Monday, January 26, 2015

How to Train Your Greenie

Greenie: A new missionary (a word that we´re not technically supposed to use...)
Train: A fast moving vehicle...I mean, to teach and instruct.

So I know that you guys are probably wondering what it's like over here. Well... it's hard. I mean, I knew it would be. But I thought I knew my area better. I thought we had an accurate ward list. I thought I knew where people lived. It's been humbling.

My new companion is a native Spanish speaker (Whoot whoot!). Her name is Hermana Manotas (with a first name surprisingly similar to mine), she was born in Columbia, lives in a Southern Spanish Pueblo (Vuelva), is 22 years old, and has high expectations for the mission. So far all I've all been able to show her was what happens when things fall through and the harder parts of missionary work (endless contacting).

But we had a fantastic cita with a woman named Edith. We were able to share equally and really explain what she needed to know. One good meeting, one good contact, one good hour makes all the other difficult things worth it.

So... it turns out I'm somewhat of a legend now (weird) because everyone at the training meeting (before we got our companions) already knew me, my situation, everything. I have a reputation I don't deserve and a calling I'm not totally sure how to do.
Pero bueno. I will try.
I will go and do.
We're going to be SO obedient.
We're going to see miracles.

Spiritual thought:
We're singing the song "This is the Christ" (Well, in Spanish, but the same difference) in choir.
They heard His voice, a voice so mild.
It pierced them through and made their souls to quake.
They saw Him come, a man in white,
The Savior, who had suffered for their sake.
They felt the wounds in hands and side,
And each could testify:
This is the Christ.
This is the Christ, the holy Son of God,
Our Savior, Lord, Redeemer of mankind.
This is the Christ, the Healer of our souls,
Who ransomed us with love divine.
2. I read His words, the words He prayed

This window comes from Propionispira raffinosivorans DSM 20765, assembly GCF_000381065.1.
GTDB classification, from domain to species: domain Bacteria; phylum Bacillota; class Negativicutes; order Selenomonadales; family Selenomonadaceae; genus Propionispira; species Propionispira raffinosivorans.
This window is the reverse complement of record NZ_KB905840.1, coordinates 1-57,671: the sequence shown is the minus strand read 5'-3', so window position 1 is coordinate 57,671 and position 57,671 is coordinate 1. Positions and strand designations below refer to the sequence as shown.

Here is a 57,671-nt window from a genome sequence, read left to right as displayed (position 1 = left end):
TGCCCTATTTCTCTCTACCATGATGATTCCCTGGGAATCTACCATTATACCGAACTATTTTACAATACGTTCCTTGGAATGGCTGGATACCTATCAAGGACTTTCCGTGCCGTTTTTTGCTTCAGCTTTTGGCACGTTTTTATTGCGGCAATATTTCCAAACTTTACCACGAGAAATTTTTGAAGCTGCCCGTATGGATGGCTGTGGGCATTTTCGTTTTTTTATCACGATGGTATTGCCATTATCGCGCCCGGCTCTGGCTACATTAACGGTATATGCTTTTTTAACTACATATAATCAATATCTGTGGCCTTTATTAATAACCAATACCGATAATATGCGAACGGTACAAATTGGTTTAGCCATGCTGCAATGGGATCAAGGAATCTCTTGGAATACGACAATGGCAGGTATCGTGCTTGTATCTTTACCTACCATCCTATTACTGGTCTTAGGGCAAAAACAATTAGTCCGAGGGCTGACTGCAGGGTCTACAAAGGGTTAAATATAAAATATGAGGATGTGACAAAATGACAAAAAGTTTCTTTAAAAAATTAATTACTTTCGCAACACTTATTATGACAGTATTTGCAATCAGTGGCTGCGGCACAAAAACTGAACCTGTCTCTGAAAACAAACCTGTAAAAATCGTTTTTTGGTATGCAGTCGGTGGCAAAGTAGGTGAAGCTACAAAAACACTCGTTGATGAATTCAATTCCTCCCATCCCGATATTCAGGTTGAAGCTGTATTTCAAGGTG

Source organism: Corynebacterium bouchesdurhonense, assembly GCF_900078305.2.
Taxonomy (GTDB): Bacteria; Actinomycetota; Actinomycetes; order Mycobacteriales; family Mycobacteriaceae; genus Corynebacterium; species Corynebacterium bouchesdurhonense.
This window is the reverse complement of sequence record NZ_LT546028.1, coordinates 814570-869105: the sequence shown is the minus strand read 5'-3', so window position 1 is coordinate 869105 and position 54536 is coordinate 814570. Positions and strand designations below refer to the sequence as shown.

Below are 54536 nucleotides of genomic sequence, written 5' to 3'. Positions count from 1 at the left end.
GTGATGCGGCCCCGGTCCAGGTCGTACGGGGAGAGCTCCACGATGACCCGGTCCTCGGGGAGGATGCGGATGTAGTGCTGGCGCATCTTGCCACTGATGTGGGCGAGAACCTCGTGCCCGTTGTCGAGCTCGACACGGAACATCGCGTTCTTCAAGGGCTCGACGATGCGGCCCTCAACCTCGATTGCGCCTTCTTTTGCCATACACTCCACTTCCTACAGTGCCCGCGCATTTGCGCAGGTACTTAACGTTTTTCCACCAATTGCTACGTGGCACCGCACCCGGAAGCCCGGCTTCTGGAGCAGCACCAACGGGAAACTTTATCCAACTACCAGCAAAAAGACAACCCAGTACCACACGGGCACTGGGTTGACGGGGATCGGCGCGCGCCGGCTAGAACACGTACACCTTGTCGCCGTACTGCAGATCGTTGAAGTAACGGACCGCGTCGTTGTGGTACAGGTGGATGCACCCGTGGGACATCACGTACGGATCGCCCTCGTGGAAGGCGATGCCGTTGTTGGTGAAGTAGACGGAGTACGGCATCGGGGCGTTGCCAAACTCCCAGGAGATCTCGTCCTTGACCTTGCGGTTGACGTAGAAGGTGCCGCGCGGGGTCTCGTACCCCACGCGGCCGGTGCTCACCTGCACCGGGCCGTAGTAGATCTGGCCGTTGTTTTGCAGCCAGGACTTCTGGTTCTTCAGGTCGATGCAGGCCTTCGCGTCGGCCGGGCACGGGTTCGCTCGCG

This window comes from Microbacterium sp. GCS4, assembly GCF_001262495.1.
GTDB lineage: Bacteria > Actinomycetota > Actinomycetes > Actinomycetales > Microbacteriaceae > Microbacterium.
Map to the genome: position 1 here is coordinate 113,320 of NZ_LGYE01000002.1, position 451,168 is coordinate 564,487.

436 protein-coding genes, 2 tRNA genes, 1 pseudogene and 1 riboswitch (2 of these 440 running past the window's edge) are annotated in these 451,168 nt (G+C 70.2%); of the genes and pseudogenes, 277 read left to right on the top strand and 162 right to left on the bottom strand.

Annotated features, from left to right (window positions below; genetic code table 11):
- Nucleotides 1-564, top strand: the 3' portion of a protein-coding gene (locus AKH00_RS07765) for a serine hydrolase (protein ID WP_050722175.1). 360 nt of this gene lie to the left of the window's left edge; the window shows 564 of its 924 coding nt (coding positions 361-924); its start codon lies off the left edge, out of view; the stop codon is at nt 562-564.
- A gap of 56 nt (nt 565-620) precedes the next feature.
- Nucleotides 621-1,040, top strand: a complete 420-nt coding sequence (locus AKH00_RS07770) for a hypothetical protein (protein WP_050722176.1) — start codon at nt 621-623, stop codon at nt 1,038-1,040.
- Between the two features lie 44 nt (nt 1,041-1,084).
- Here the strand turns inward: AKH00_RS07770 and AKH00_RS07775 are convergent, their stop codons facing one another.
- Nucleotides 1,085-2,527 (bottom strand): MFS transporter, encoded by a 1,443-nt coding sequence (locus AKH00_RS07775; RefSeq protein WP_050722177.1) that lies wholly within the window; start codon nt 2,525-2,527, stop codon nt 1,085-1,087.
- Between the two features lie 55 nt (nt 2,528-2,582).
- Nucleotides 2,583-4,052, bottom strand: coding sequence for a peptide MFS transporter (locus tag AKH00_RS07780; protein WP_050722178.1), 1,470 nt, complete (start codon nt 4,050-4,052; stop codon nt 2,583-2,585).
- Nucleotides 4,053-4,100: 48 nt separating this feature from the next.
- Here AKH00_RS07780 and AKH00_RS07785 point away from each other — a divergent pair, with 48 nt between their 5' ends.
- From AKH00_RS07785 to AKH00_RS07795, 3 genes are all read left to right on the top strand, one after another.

While bearing sorrow in Gethsemane.
I feel His love, the price He paid.
How many drops of blood were spilled for me?
With Saints of old in joyful cry
I too can testify:

Summary:The work is hard but worth it. My companion is as much training me as I am training her.

Love you guys!
(Not the greatest picture, but it gives you a visual.)

Tuesday, January 20, 2015

The Blind Leading the Blind

Blind: Without sight. Lost.
Lead: To take charge, to show, to have a responsibility over the welfare of another.

This is the week of transfers (every six weeks). You don't know who your new companion will be or if you're staying in the area or anything until Saturday night and then you have until Tuesday to prepare. Sometimes nothing changes. Sometimes everything does. But more on that later.

This week was... well it was crazy, but I don't have oodles of time to spend talking about it so here's the low-down. There were trios, there were splits. There was a day when every single plan (even the back-ups and the back-ups to those) fell through. There was also a day when we had 7 citas within 3 hours and we somehow (with the help of some members) got to all of them. I got lost in my area on a split with a member. Everything looked familiar but nothing looked right and we were already a little bit late. It was one of the most frustrating moments to date. But that's just part of mission life. There are disappointments and challenges. You meet them, you shake them off, and you move on. We visited some people so Hermana Manwill could say goodbye and as we ran into piso on Saturday night, I got a rather unique phonecall.

President Pace called (a unique occurrence on the mission, seeing as there are over 200 missionaries) and asked to speak to me. Our conversation (after an inside-ish joke and some salutations) went somewhat like this.

"Hermana Een, I'm going to ask you to do something that has never been done before. Not in this mission, anyway."

    "Well.... I like being the first."

"We've prayed about it and have felt the confirmation. We'd like to ask you to train a new missionary this transfer. What do you think about that?"

    "Um. Wow."

"And while you're at it, whenever you can squeeze it in, you can finish training yourself. What do you think about that?"

     "Well, if you're sure, then I'll do my best."

"How are you feeling?"

     "It'll be better once I, you know, process this a bit."